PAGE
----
All five of the reported interviewees, along with Karl, have head coaching experience at the NBA level. Rambis has the least of all six, but even he's held the prime sideline seat for parts of three seasons.
That common link between the candidates is not a simple coincidence.
"The Lakers have decided they need a coach with previous NBA coaching experience," Mike Bresnahan of the Los Angeles Times reported. That decision, as Bresnahan noted, "officially ends their brief thought of interviewing a college coach."
The Lakers' situation may have demanded this decision.
L.A. is looking to rebound from a woeful 27-55 campaign with a roster clouded by uncertainty. The Lakers have just three guaranteed contracts on the books for 2014-15, and two of them belong to a pair of aging stars (the 35-year-old Kobe Bryant and 40-year-old Steve Nash) who played a total of 21 games this season.
They could be buyers in free agency, but there's also the possibility they'll save their financial flexibility for another year.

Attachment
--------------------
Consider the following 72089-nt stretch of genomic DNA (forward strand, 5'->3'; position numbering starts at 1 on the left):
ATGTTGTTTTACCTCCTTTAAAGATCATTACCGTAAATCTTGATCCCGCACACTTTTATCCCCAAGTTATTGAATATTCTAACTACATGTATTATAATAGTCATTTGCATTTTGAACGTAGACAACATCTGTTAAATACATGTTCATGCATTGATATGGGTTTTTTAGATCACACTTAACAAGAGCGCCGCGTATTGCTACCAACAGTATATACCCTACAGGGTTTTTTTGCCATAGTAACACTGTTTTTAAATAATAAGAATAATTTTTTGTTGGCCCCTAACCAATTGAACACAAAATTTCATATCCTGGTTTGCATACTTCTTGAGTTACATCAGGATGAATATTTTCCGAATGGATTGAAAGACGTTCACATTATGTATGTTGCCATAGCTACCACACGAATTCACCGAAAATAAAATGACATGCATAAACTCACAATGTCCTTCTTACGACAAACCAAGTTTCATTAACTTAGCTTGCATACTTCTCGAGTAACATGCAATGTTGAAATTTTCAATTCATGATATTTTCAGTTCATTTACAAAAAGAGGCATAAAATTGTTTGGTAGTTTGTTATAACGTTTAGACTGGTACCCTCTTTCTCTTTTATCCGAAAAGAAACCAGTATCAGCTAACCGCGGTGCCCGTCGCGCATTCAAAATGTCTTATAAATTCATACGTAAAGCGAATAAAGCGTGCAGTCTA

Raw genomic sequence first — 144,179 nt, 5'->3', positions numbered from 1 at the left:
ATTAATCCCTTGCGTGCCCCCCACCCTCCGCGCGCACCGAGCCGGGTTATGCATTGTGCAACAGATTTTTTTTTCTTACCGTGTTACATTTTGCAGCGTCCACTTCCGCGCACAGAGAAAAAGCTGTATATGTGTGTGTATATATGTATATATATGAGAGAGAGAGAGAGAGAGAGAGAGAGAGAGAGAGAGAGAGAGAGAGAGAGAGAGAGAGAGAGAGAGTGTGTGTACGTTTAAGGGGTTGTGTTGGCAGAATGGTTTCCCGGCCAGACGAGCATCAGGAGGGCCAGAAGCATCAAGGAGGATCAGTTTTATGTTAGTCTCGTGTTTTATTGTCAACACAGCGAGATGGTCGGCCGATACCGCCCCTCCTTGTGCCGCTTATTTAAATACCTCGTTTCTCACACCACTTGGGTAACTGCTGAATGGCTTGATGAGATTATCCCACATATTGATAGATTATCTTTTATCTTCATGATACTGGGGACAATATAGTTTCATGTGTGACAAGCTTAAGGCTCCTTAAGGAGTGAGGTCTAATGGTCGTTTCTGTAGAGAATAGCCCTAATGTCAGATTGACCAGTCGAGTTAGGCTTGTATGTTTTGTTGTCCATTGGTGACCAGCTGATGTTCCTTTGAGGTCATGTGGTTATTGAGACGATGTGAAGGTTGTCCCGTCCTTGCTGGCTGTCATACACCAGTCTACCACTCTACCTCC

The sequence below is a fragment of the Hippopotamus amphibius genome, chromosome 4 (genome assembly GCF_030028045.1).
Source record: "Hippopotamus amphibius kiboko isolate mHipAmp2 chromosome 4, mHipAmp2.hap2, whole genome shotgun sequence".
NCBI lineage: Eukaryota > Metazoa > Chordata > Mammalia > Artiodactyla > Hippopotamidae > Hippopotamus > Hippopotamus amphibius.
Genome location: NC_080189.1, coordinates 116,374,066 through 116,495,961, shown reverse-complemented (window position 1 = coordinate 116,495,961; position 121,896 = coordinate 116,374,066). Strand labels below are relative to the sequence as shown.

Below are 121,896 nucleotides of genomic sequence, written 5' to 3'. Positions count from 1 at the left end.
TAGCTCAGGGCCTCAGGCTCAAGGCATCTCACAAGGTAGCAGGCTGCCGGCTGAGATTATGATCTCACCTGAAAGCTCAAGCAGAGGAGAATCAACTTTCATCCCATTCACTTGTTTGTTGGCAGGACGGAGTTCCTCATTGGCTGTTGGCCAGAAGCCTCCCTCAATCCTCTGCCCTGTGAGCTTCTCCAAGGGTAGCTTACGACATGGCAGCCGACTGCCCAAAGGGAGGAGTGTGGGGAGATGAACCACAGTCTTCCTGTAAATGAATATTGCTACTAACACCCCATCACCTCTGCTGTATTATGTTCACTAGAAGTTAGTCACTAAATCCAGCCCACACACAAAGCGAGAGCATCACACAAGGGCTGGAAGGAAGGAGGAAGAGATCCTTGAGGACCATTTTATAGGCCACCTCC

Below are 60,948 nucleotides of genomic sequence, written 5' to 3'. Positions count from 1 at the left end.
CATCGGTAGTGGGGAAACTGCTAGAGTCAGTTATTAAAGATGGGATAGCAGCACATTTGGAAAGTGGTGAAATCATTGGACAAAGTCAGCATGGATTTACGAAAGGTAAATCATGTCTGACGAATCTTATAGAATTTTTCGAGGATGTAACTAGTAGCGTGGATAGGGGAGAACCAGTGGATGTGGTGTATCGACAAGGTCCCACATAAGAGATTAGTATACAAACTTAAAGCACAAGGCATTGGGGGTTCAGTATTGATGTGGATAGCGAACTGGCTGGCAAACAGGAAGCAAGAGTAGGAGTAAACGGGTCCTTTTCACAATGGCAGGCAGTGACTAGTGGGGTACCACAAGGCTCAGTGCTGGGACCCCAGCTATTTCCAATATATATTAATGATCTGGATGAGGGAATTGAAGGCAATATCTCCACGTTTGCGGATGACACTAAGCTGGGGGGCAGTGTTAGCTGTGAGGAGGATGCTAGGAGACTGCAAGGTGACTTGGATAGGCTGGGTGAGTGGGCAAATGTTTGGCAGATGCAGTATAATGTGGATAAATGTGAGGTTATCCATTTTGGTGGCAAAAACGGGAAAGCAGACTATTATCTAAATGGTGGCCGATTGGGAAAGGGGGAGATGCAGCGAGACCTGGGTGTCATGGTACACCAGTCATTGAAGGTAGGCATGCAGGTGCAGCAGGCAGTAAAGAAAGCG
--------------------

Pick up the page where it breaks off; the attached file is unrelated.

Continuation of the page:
Barring an unexpected LeBron James sighting on the open market, the Lakers, as Bleacher Report's Kevin Ding reported, "...plan to piece a roster together again next season around Kobe Bryant and save their cap space for 2015."
Bryant, a relentless competitor cut from same cloth as Michael Jordan, will surely give the franchise whatever his body has to offer. Considering his last campaign was cut short by a pair of serious leg injuries (first rehabbing from a torn Achilles, then suffering a fractured knee), it's tough to tell how much the 18-year veteran has left.
The roster should be bolstered with the No. 7 selection in the 2014 draft, which the Lakers could use either on a high-level prospect or in a trade for a proven veteran.